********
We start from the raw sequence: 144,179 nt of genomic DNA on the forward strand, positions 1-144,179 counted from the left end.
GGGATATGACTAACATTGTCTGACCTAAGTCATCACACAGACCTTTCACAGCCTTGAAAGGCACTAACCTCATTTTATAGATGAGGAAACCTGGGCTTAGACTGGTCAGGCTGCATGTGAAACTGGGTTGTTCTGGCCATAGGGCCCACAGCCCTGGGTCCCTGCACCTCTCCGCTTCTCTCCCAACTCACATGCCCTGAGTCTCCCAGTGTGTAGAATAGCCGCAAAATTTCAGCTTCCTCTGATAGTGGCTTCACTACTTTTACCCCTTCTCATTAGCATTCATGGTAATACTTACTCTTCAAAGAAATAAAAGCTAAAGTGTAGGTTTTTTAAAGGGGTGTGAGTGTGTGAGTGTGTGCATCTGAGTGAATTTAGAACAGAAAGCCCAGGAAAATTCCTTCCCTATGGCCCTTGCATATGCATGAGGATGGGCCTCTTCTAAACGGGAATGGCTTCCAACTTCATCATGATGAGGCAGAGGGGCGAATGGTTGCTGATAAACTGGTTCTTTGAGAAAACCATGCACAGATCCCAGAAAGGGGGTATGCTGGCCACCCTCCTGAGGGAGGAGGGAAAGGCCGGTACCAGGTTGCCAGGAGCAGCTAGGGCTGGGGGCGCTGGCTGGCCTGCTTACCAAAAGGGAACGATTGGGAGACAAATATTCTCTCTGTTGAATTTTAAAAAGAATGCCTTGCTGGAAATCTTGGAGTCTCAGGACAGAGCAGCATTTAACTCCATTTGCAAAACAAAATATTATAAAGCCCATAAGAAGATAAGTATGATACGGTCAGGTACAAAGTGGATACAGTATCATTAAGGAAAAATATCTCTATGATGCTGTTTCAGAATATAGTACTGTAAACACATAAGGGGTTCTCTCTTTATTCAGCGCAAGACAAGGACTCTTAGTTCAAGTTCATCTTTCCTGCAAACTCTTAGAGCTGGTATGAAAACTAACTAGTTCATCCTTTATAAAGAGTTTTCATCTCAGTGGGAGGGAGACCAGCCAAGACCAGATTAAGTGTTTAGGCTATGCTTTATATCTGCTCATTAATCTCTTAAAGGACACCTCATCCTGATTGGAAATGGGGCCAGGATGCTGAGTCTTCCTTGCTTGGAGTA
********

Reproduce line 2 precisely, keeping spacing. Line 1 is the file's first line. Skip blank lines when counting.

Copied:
GGGATATGACTAACATTGTCTGACCTAAGTCATCACACAGACCTTTCACAGCCTTGAAAGGCACTAACCTCATTTTATAGATGAGGAAACCTGGGCTTAGACTGGTCAGGCTGCATGTGAAACTGGGTTGTTCTGGCCATAGGGCCCACAGCCCTGGGTCCCTGCACCTCTCCGCTTCTCTCCCAACTCACATGCCCTGAGTCTCCCAGTGTGTAGAATAGCCGCAAAATTTCAGCTTCCTCTGATAGTGGCTTCACTACTTTTACCCCTTCTCATTAGCATTCATGGTAATACTTACTCTTCAAAGAAATAAAAGCTAAAGTGTAGGTTTTTTAAAGGGGTGTGAGTGTGTGAGTGTGTGCATCTGAGTGAATTTAGAACAGAAAGCCCAGGAAAATTCCTTCCCTATGGCCCTTGCATATGCATGAGGATGGGCCTCTTCTAAACGGGAATGGCTTCCAACTTCATCATGATGAGGCAGAGGGGCGAATGGTTGCTGATAAACTGGTTCTTTGAGAAAACCATGCACAGATCCCAGAAAGGGGGTATGCTGGCCACCCTCCTGAGGGAGGAGGGAAAGGCCGGTACCAGGTTGCCAGGAGCAGCTAGGGCTGGGGGCGCTGGCTGGCCTGCTTACCAAAAGGGAACGATTGGGAGACAAATATTCTCTCTGTTGAATTTTAAAAAGAATGCCTTGCTGGAAATCTTGGAGTCTCAGGACAGAGCAGCATTTAACTCCATTTGCAAAACAAAATATTATAAAGCCCATAAGAAGATAAGTATGATACGGTCAGGTACAAAGTGGATACAGTATCATTAAGGAAAAATATCTCTATGATGCTGTTTCAGAATATAGTACTGTAAACACATAAGGGGTTCTCTCTTTATTCAGCGCAAGACAAGGACTCTTAGTTCAAGTTCATCTTTCCTGCAAACTCTTAGAGCTGGTATGAAAACTAACTAGTTCATCCTTTATAAAGAGTTTTCATCTCAGTGGGAGGGAGACCAGCCAAGACCAGATTAAGTGTTTAGGCTATGCTTTATATCTGCTCATTAATCTCTTAAAGGACACCTCATCCTGATTGGAAATGGGGCCAGGATGCTGAGTCTTCCTTGCTTGGAGTA